{Just draw the picture!) One needs then only to complete the algebra to show that a2 + b2 = c2. Very nice, Marilynn! She then told us she had generated the transparencies by printing from her computer printer onto a transparency sheet. Neato! She gave us a handout page for with directions for her students to actually measure a, b, c on four different right triangles and check out the Pythagorean Theorem numerically for each one.
Good reinforcement.

04 December 2001: Hoi Huynh (Clemente HS) Areas of Polygons
Hoi
showed us a balanced, right procedure for calculating the area of any polygon, using the standard formula for the area of a trapezoid:

TRAPEZPOID

Area = [ (top length + bottom length) /2 ] ´ height = [ (a + b)/2 ] ´ h

The balance comes in because one must "balance" the length of the top and the bottom  (a+b)/2, and the right comes in because one must use the "right angle" or perpendicular distance between the sides; ie, the height h  We can use the same principle for other figures

PARALLELOGRAM

For the parallelogram the top and bottom sides are equal, and we get Area = a ´ h.



For the triangle the top side has length zero, and the bottom side has length a, so that the average is a/2, Thus, Area = a ´ h / 2.

By taking any polygon and cutting it into trapezoidal pieces, she showed us how to calculate its area.

Next she pointed out that the area of a circle of radius r [such as a pie] is equal to pie ´ r2, or p r2. [PJ comment:  You could slice the pie into ever smaller equal-sized pieces, and turn the pieces alternately "up" and "down", to make a figure that becomes a simple trapezoid in the limiting case. Half of the pie edge is on top, and half is on the bottom, so that the "height" of the trapezoidal figure is r, the circle radius.  Thus, by the trapezoidal formula, in the limiting case the area is   [ (p r+ p r) /2] ´ r, or p r2].

Next Hoi showed us how to prove the Pythagorean Theorem using area formulas.  She took a square of edge length (a + b), and divided each of the edges into components of lengths a and b, as shown:



The total area of the square is (a + b) 2.  Inside that square, there is a tilted smaller square of side c, with area c2.  In addition, there are four congruent right  triangles, each with sides a, b, and hypotenuse c.  Thus, the area of the larger square may be written as the sum of the area of the inner square plus the areas of the four (identical) triangles. ...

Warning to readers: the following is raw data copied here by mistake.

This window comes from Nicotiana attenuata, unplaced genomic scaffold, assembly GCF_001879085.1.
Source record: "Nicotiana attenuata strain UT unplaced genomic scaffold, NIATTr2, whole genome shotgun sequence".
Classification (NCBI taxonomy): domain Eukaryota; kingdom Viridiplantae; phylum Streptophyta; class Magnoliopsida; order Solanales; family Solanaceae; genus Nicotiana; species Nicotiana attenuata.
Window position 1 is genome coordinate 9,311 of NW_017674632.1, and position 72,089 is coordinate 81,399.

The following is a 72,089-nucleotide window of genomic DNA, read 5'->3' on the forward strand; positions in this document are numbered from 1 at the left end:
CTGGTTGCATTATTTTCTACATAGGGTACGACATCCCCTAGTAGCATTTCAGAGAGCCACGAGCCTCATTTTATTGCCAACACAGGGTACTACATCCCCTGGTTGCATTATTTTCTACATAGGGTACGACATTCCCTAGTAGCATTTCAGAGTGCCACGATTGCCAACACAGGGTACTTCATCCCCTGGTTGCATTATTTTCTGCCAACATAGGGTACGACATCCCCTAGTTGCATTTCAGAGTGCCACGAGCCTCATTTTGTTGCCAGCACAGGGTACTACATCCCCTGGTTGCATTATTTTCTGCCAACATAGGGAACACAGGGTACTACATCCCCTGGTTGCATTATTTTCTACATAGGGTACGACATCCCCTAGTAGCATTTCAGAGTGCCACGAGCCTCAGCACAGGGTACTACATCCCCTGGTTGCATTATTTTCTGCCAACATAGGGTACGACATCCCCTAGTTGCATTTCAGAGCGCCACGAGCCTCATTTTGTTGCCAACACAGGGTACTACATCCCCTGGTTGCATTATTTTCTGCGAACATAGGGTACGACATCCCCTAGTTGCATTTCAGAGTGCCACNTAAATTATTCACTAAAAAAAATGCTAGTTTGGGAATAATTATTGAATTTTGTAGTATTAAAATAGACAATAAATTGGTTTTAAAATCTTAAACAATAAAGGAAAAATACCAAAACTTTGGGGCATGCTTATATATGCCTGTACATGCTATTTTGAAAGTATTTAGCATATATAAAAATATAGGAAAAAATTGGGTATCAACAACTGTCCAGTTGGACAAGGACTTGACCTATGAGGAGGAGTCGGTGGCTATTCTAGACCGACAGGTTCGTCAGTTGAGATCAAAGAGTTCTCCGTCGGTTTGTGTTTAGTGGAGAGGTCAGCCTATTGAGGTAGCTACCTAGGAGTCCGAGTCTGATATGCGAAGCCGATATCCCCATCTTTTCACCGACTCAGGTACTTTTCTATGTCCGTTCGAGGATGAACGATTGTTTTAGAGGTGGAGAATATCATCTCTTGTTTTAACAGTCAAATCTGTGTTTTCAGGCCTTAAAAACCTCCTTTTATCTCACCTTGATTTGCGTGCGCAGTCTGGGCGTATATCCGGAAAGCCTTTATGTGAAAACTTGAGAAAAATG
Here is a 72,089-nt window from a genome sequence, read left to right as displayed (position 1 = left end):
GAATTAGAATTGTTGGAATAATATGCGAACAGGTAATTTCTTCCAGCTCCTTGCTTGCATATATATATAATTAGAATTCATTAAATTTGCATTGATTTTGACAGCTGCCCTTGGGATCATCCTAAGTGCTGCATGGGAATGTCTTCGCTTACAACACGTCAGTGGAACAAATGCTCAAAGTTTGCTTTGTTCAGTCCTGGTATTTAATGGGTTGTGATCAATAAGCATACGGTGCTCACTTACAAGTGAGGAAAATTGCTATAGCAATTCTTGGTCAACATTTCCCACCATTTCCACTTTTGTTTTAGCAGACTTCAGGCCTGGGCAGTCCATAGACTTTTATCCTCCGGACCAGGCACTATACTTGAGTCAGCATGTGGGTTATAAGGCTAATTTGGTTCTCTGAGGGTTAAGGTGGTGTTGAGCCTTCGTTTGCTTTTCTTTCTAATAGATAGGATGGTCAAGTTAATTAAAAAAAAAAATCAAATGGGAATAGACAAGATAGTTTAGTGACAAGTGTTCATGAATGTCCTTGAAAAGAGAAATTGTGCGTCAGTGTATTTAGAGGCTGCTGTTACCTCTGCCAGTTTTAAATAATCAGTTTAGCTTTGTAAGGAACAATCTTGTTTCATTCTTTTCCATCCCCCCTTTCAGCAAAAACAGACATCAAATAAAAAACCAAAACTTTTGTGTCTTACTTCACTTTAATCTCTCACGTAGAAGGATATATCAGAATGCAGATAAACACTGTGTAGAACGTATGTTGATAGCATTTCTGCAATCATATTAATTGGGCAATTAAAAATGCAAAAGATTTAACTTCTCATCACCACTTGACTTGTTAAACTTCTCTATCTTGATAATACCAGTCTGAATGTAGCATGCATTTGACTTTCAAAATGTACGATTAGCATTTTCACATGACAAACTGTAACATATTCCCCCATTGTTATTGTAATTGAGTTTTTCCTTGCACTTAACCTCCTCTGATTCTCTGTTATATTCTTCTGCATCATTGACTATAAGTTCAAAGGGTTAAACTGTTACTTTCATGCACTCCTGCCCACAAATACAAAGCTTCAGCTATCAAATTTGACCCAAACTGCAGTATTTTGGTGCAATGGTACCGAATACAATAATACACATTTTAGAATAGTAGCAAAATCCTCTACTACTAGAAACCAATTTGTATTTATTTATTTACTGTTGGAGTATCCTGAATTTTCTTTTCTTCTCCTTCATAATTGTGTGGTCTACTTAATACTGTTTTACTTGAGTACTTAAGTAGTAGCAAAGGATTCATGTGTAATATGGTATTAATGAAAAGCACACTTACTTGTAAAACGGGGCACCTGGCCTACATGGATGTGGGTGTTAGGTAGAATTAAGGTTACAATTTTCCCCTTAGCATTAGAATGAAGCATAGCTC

(a + b) =  c2 + 4 [a  ´ b / 2]
Writing out both sides of this expression, we get
a2 + 2a ´ b +b2 =  c2 + 2a  ´ b

or
a2 + 2a ´ b +  b2 =  c2 + 2a  ´ b

with the result
a2 + b2  =  c 
which is the Pythagorean Theorem.

Hoi told us that Mrs Pythagoras really invented the theorem while she was supposed to be knitting her husband's socks, and she let him pretend to discover it on his own. Perhaps this interesting story may not be completely accurate:

Pythagoras founded a philosophical and religious school in Croton (now Crotone, on the east of the heal of southern Italy) that had many followers. Pythagoras was the head of the society with an inner circle of followers known as mathematikoi. The mathematikoi lived permanently with the Society, had no personal possessions and were vegetarians. They were taught by Pythagoras himself and obeyed strict rules. The beliefs that Pythagoras held were [2]:-
  1. that at its deepest level, reality is mathematical in nature,
  2. that philosophy can be used for spiritual purification,
  3. that the soul can rise to union with the divine,
  4. that certain symbols have a mystical significance, and
  5. that all brothers of the order should observe strict loyalty and secrecy.